• Fewer buttons to press: Has a touchscreen to facilitate handling and shooting adjustments.
  • Faster burst: Shoots at higher frequency (4 vs 3 flaps/sec) to capture the decisive moment.
  • Easier time-lapse photography: Has an intervalometer built-in for low frequency shooting.
  • Ready to shoot: Comes with an integrated lens, while the E-510 requires a separate lens.
  • More compact: Is smaller (109x62mm vs 136x92mm) and will fit more readily into a bag.
  • Less heavy: Has a lower weight even though it has a lens built in (unlike the E-510).
  • Easier travel charging: Can be conveniently charged via its USB port.
  • Faster data transfer: Supports a more advanced USB protocol (3.0 vs 2.0).
  • Easier file upload: Has wifi built in for automatic backup or image transfer to the web.
  • Easier wireless transfer: Supports Bluetooth for image sharing without cables.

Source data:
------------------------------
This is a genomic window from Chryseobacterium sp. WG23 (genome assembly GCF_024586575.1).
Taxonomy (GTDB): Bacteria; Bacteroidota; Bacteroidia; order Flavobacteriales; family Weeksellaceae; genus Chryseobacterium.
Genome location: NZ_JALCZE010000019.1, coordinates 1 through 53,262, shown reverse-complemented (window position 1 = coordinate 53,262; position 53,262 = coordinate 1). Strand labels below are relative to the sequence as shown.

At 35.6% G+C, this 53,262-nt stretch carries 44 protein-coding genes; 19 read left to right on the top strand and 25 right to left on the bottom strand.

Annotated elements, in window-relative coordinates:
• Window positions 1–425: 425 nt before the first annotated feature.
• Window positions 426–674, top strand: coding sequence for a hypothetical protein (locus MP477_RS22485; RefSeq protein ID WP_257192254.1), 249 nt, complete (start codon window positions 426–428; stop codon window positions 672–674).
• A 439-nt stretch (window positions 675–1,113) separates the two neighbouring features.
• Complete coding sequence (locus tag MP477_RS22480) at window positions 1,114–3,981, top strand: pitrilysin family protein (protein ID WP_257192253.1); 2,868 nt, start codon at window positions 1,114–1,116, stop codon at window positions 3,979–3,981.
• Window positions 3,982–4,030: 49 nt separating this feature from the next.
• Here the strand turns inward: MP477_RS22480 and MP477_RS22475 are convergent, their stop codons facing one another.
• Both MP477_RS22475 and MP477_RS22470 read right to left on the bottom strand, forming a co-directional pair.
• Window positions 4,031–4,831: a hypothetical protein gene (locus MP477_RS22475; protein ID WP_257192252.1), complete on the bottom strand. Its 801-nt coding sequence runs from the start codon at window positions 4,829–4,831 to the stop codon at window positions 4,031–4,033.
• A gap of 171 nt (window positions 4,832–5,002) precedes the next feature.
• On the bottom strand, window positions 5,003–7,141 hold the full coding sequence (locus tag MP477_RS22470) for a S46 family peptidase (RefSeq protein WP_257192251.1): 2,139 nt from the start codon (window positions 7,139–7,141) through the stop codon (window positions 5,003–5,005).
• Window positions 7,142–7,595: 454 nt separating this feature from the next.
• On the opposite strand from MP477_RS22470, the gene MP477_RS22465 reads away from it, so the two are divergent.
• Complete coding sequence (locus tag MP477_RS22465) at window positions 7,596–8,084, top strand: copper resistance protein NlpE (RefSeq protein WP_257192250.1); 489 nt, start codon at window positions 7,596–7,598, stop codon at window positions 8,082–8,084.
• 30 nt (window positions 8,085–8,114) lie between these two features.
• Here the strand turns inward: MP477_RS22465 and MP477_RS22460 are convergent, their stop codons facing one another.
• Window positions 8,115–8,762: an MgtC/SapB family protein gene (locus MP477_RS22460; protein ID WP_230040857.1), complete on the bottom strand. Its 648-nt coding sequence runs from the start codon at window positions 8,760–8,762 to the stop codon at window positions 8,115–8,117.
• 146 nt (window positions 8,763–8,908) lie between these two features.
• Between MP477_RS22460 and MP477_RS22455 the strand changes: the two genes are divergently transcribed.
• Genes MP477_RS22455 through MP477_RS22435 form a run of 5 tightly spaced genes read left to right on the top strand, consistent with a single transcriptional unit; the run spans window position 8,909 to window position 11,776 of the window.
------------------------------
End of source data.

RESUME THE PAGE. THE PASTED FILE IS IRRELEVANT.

• More modern: Reflects 11 years and 11 months of technical progress since the E-510 launch.

If the number of relative strengths (bullet points above) is taken as a guide, the GR III is the clear winner of the contest (20 : 7 points). However, the relevance of individual strengths will vary across photographers, so that you might want to apply your own weighing scheme to the summary points when reflecting and deciding on a new camera. A professional sports photographer will view the differences between cameras in a way that diverges from the perspective of a street photog, and a person interested in family portraits has distinct needs from a landscape shooter. Hence, the decision which camera is best and worth buying is often a very personal one.

E-510 07:20 GR III

How about other alternatives? Do the specifications of the Olympus E-510 and the Ricoh GR III place the cameras among the top in their class? Find out in the latest Best DSLR Camera and Best Prime Lens Compact Camera listings whether the two cameras rank among the cream of the crop.